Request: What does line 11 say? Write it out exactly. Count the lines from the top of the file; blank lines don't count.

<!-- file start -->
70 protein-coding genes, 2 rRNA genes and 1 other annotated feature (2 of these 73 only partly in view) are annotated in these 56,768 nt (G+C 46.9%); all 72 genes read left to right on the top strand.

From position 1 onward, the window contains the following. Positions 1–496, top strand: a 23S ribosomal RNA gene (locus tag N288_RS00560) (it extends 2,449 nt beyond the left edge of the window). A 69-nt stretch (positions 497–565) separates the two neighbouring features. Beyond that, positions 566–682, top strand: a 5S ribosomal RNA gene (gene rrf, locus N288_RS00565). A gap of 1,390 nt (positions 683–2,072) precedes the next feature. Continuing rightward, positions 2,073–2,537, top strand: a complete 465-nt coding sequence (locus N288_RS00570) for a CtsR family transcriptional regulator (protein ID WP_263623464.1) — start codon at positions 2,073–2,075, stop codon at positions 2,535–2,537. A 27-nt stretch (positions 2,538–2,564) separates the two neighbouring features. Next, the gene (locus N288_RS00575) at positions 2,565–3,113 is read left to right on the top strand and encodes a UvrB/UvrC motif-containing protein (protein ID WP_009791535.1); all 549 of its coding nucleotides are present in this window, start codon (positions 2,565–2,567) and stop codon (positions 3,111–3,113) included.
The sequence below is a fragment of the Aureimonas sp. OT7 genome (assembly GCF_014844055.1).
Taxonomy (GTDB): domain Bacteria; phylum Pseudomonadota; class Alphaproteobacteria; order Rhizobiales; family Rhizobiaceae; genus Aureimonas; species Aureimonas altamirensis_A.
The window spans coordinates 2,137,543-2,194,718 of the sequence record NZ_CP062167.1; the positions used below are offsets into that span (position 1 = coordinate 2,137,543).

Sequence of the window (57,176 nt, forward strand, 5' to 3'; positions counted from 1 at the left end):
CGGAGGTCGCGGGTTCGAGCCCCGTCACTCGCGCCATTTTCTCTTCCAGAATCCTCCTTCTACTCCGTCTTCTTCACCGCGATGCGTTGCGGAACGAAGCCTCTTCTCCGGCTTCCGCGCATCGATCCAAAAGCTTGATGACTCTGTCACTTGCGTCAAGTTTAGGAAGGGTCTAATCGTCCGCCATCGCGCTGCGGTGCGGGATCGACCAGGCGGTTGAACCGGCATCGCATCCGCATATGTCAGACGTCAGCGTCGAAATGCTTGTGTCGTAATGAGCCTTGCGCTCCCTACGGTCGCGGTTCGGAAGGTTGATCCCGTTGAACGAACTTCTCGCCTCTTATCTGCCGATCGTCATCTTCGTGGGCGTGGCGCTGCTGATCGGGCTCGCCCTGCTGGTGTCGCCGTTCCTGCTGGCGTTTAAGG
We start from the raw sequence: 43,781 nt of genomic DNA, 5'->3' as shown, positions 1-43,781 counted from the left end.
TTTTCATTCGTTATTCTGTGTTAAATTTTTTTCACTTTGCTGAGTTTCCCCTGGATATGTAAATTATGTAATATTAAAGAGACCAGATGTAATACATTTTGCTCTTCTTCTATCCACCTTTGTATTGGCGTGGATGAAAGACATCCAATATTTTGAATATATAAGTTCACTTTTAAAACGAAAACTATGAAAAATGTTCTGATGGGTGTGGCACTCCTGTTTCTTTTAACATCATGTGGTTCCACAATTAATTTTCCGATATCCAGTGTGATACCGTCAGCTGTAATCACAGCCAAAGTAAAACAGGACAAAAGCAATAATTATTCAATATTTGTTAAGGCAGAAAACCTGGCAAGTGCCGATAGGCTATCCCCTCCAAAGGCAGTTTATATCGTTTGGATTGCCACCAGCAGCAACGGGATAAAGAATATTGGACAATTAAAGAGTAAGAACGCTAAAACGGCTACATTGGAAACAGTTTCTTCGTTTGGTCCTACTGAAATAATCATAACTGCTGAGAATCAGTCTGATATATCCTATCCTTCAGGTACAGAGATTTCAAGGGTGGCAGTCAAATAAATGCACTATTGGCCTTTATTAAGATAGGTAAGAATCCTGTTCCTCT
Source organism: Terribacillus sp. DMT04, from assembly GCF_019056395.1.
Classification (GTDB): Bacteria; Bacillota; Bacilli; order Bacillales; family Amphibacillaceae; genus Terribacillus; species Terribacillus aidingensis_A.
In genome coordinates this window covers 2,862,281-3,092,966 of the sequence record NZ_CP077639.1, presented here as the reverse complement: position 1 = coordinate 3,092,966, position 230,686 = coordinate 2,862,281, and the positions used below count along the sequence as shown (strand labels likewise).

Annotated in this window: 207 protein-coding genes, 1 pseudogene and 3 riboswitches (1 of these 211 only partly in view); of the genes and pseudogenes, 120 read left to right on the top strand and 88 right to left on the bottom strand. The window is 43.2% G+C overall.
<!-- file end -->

Classification (GTDB): Bacteria; Bacillota; Bacilli; order Bacillales; family Amphibacillaceae; genus Terribacillus; species Terribacillus aidingensis_A.